Following the recent launch of Darlington Building Society’s mortgage platform, Chris Hunter, chief operating officer, has outlined the importance of technological innovation that goes beyond vanilla applications.

Read more: Darlington launches mortgage platform

Hunter said: “In this sector there’s those that do the [straightforward cases], where it’s about efficiency and price. There’s those that do adverse credit, which is about making products available for certain customers that may not get a deal elsewhere, and we’re somewhere in the middle of that, as a business.”

He added: “Just because our brokers have complex cases doesn’t mean that they don’t want efficiency as well, and good levels of service. We recognised that as a business a couple of years ago.”

This recognition led Darlington to its initial partnership with Iress in 2019, and into a period of transformation that moved away from manual processes and towards end-to-end, integrated solutions.

Read next: Darlington BS selects Iress technology

Automated systems have previously been the preserve of more straightforward lending, but complex cases are on the rise.

According to Statista data published in January, as of November 2021 there were more than 4.2 million self-employed workers in the UK, up from 3.2 million in December 2000.

These numbers have not risen steadily – seeing a peak in 2020 and a return to lower levels in the year since – but show an overall shift in the way the UK earns its money.

Meanwhile, Pepper Money’s January 2022 Adverse Credit Study found that 18% of the 6.29 million individuals with adverse credit in the UK intended to purchase a property within the next 12 months – equating to 1.1 million potentially complex customers turning to the mortgage market.

Hunter said: “We’ve always had the trend for more people to be self-employed, but not all lenders do self-employed lending.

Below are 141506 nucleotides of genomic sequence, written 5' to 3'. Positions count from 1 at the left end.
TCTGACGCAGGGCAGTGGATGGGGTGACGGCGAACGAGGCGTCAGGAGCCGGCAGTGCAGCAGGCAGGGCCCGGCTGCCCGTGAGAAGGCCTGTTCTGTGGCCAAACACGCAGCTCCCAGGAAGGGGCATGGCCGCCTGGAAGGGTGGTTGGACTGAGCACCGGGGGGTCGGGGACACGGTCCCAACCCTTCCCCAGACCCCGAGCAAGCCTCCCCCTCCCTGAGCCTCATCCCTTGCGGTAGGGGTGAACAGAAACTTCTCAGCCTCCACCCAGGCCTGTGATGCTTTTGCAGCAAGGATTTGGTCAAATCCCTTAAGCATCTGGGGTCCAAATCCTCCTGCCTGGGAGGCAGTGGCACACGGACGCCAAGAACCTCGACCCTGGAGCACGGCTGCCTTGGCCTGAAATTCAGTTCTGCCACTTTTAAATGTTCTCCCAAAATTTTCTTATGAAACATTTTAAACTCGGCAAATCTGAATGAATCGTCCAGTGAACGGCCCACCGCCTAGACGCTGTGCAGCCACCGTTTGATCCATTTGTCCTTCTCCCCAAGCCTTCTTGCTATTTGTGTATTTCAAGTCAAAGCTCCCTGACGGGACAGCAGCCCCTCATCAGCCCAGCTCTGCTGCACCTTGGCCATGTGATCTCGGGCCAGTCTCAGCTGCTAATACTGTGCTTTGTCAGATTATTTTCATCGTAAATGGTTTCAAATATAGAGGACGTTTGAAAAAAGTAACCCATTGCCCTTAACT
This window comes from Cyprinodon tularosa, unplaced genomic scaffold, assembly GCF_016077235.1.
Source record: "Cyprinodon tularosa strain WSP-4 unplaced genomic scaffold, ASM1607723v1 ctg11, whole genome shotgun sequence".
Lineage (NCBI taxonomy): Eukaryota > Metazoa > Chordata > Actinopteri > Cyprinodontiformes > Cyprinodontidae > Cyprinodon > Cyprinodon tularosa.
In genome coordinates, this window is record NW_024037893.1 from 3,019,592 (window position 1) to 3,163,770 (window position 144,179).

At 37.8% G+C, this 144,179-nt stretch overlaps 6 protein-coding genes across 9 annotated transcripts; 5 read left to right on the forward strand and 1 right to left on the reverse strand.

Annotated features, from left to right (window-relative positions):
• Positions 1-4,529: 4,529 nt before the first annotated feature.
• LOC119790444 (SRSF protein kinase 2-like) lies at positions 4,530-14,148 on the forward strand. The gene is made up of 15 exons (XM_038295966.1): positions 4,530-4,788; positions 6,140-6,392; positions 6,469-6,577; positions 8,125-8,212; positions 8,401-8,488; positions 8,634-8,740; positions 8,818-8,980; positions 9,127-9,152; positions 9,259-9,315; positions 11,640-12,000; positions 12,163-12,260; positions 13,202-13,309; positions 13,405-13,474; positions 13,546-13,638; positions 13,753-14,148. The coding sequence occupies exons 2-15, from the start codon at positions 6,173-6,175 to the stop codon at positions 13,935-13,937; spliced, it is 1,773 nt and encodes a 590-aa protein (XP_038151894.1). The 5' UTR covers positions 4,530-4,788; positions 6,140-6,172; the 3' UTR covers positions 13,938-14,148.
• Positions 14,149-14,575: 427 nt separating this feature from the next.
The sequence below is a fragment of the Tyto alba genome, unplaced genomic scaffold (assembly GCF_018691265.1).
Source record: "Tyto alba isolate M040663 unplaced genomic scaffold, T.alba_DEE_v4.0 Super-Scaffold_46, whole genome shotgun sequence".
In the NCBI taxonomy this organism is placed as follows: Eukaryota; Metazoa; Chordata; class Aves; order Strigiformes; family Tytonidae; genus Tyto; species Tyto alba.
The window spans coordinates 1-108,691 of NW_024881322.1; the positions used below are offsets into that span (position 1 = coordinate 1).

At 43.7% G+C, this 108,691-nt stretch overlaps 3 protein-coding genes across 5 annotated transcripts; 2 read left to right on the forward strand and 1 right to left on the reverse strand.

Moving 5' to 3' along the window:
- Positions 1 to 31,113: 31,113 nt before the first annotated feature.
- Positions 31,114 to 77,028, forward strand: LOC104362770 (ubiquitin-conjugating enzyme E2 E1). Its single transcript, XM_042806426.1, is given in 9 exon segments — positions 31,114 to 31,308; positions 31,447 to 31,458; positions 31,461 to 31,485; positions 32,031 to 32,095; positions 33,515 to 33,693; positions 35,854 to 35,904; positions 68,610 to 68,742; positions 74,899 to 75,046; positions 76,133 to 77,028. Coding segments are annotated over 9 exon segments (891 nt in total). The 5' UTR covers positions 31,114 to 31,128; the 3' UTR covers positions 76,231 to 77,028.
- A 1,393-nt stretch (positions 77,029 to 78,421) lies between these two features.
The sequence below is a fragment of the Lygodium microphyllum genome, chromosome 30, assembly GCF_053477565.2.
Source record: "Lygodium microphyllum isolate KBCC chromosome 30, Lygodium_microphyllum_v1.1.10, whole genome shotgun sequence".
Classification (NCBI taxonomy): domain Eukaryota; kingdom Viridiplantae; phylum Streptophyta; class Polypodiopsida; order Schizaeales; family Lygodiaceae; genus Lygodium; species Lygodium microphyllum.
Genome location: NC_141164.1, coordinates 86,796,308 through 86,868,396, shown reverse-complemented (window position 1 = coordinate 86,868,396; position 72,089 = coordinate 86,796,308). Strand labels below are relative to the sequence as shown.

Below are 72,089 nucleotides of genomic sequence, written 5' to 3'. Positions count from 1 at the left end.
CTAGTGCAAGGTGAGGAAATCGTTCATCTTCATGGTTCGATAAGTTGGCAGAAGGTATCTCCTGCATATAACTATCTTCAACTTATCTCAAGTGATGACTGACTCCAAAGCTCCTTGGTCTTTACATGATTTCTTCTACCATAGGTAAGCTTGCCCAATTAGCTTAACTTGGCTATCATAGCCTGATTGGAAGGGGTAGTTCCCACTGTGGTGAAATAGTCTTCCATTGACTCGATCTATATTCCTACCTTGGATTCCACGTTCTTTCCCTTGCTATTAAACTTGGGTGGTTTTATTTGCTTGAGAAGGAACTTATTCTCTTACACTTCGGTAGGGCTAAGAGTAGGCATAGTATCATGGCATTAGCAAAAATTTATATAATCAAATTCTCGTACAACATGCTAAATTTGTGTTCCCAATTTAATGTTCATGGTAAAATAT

“Then, there’s also the impact of the pandemic, which has affected people’s credit history, and you do need lenders to take a view on that.”

Other factors, such as furlough, have also made many mortgage applications more complex over the past two years, in a trend that Hunter said is likely to continue.

“From the building society’s perspective, we are well placed to cover that increased demand now and as the market evolves going forwards,” he added.

However, non-vanilla cases naturally come with a higher risk factor, which has hindered technological advancement in the past.

Hunter explained that mitigating this is a matter of combining tech innovation with human, manual underwriting – an element that is unlikely to be replaced in the near future.

“Despite the fact we’ve invested in the technology, all our cases will continue to be manually underwritten by an individual and not computers,” he said.

“If you want to do hundreds or thousands of cases a week, you need everything to be done automatically, but I feel we get the balance right between investing in systems while making sure we sure would continue to manually underwrite.

“You can never eliminate the risk, but you can mitigate that risk to get the right proposition for the broker and the customer.”

To this end, Iress provides Darlington with what Hunter refers to as an “assisted decision engine,” automating certain base processes and providing guidance rather than a final lending decision.

Hunter warned that there is a limitation to how far automation can go for lenders of Darlington’s size; while bigger lenders might have the balance sheet to support volume over quality, smaller lenders need to ensure they have good quality loans on their books, which currently can only be achieved via manual underwriting.

Nevertheless, he added that the residential mortgage market will continue to be driven by innovation and automation, no matter how much it sees an increase to the complexity of cases.

“Brokers don’t want a ‘slow no,’ and they also quite like to be told ‘yes’ quickly, irrespective of complexity,” he said.

“We want to automate as much as possible, because there are opportunities to grow market share, and if you aren’t using integrated systems, or have outdated technology, then you can’t take full advantage of those market opportunities.”